To writers that have Interfaced with the Letterpile editors

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  1. paperfacets profile image92
    paperfacetsposted 9 months ago

    I have enlarged all pictures and reread every sentence several times. Re configured the titles and now I need your extra eyes, so the editor is not over whelmed with my errors in this piece.

    What are your suggestions on this piece for Letterpile. I think it is entertaining, but what am I not seeing? This is my first submission of this Hub.
    https://hubpages.com/travel/PasadenaRoute66

    Thanks, Sherry

    1. theraggededge profile image98
      theraggededgeposted 9 months agoin reply to this

      Hi Sherry, just taking a very quick look....

      Needs an introduction. Right up front, tell us what the hub is about and why it needed writing.

      Lots of passive sentences. Try Hemingway.

      Try to get some 'atmosphere' into the article. I can't explain how, all I know is that it's missing. It's very factual and not enough 'heart'.

      Hope that  helps a little.
      Bx

    2. Marisa Wright profile image98
      Marisa Wrightposted 9 months agoin reply to this

      Did you submit it to Letterpile or did an editor contact you?

      My concern is that if it's moved to Letterpile, it's going to end up in the Personal Memoir section and never get any readers.  Whereas if you can structure it as a travel piece, it would fit better on WanderWisdom and could get a lot more readers.

      I feel the first thing you need to do is decide what the article is about.   Currently, your title says the Hub is about Route 66, but think of the reader searching for Route 66 on Google and finding your Hub - what will they think? They'll see the photo and read the first paragraph, think, "this isn't about Route 66, it's about some building where this woman used to work!"   They're unlikely to get as far as the second paragraph - instead, they'll click back and find a better result.

      If the Hub is about Route 66, then I would start the Hub at the section under the map (the Smithsonian Institute quote etc).   It would make a perfectly good introduction, exactly as it stands. Take a look on Pixabay for a better opening photo, either of Pasadena or Route 66 (you can use Pixabay photos freely without any credit). 

      You can include all the information about your personal connection with the area down at the end of the Hub. Alternatively, you can weave your personal connection into the body of the text - just not in the introduction.  The introduction needs to convince the reader you're going to give them the information they want.

      Some other points":

      - Have you been allowed to use dividers in your other Hubs?  I thought they were frowned on now.

      - Do you understand how to credit images from Wikipedia?  Always click on the "more details" button to get to the Wikimedia page, so you can check what's required.  If it's public domain, then you don't even need to mention Wikipedia.  But very often, it's not public domain and there is a link you need to use to give credit.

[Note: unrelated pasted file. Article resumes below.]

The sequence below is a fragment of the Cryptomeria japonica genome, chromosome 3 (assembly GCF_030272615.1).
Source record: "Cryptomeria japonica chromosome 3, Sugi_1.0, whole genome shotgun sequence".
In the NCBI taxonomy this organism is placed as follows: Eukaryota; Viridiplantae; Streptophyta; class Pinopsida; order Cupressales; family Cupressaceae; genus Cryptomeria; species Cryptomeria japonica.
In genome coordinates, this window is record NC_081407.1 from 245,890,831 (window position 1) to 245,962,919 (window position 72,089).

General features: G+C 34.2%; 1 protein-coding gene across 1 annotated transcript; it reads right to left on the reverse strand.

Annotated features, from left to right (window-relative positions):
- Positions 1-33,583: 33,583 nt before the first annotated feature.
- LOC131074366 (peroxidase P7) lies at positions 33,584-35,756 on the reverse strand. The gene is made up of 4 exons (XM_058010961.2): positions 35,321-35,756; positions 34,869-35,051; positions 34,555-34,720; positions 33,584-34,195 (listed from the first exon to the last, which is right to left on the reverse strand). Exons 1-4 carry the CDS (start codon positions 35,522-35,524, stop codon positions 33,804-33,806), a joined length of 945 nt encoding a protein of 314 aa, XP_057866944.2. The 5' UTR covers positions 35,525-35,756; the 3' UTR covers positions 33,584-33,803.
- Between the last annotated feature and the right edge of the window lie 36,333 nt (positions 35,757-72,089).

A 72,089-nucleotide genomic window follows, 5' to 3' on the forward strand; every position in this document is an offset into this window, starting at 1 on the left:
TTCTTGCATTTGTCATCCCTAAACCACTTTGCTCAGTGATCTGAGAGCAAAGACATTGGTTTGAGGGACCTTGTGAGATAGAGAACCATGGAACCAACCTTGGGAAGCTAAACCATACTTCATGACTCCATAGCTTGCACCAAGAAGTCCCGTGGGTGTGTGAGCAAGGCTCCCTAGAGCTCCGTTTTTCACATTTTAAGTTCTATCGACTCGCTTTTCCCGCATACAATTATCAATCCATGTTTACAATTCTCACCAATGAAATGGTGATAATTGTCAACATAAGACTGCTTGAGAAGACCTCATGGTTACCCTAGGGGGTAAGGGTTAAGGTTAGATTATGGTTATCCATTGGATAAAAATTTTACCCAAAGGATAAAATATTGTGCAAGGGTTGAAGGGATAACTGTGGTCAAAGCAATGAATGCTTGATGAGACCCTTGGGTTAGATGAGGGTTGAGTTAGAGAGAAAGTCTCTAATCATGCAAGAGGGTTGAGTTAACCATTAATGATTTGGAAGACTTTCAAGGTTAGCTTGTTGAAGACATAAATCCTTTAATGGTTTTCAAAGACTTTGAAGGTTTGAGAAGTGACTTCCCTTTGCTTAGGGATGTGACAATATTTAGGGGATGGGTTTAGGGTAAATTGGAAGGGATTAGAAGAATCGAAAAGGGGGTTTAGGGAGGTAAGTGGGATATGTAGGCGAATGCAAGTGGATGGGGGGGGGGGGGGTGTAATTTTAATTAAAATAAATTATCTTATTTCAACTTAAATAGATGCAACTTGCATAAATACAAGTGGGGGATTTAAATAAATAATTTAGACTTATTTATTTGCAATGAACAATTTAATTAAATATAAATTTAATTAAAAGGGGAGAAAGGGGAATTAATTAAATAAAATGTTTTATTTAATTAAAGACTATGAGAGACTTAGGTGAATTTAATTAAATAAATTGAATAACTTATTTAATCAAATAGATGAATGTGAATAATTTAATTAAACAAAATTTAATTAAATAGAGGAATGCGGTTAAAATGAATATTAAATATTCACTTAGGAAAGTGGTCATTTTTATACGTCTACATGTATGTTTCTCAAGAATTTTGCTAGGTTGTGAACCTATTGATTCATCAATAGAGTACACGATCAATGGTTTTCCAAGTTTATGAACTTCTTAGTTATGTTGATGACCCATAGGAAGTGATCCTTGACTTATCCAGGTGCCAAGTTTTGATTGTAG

2. paperfacets profile image92
    paperfacetsposted 9 months ago

    Bx, Thanks for the pointers, add heart and intro. I get a little stressed because I do not want the YMYF edge to creap in because editors have sent me that warning for other Hubs. I removed several "I" sentences and personal focuses on some modules.
    Thanks

  3. paperfacets profile image92
    paperfacetsposted 9 months ago

    Marisa, I have not been able to crack the acceptance level in WanderWisdom with four other Hubs. I think my travel writings are too personal, so it seemed a better fit LP. I see how the Hub could be hidden in LP. I am going to remove the dividers, too much of my artsy side, and do some of your rearranging suggestions. 
    Thanks so much.

    1. Marisa Wright profile image98
      Marisa Wrightposted 9 months agoin reply to this

      WanderWisdom actually encourages personal experience in articles.  With this particular piece, the problem is that your personal experience has no relevance to the enjoyment of the place.  Knowing you used to work in that building won't enhance the reader's experience of Route 66, and won't help them to have a better vacation. 

      If you say things like, "I've tried this restaurant and I recommend the fish", or, "we had only half a day to spare to visit this museum, and we were sorry we hadn't allocated two days", then the WanderWisdom editors will love you for it.

      1. paperfacets profile image92
        paperfacetsposted 9 months agoin reply to this

        Yeah, this is not a travel story, more reminiscing and observation.  Is it just boring?
        I kind of thought it brought some feeling and insight to the area. Route 66 is not all about traveling and eating, people worked on it!

        1. Marisa Wright profile image98
          Marisa Wrightposted 9 months agoin reply to this

          No, the article isn't boring.  The fact that you have experience of the area adds an extra richness.  The problem is that you START with your own personal reminiscence, which makes the reader think, "oh dear, this whole article is going to be about some woman I've never heard of".

  4. paperfacets profile image92
    paperfacetsposted 9 months ago

    Oh, Marisa, the whole article is about Pasadena Route 66, in the sixties, nineties and 21st  century. Plus more, Cain's take and Kerouac's take. This article is so very very good and very very important. Someone will want to come to CA after reading the whole thing. PS I have changed the intro to focus it on 66.

    1. Marisa Wright profile image98
      Marisa Wrightposted 9 months agoin reply to this

      Yes, that's my point.  You must let the reader know that, right in the very first paragraph.

 
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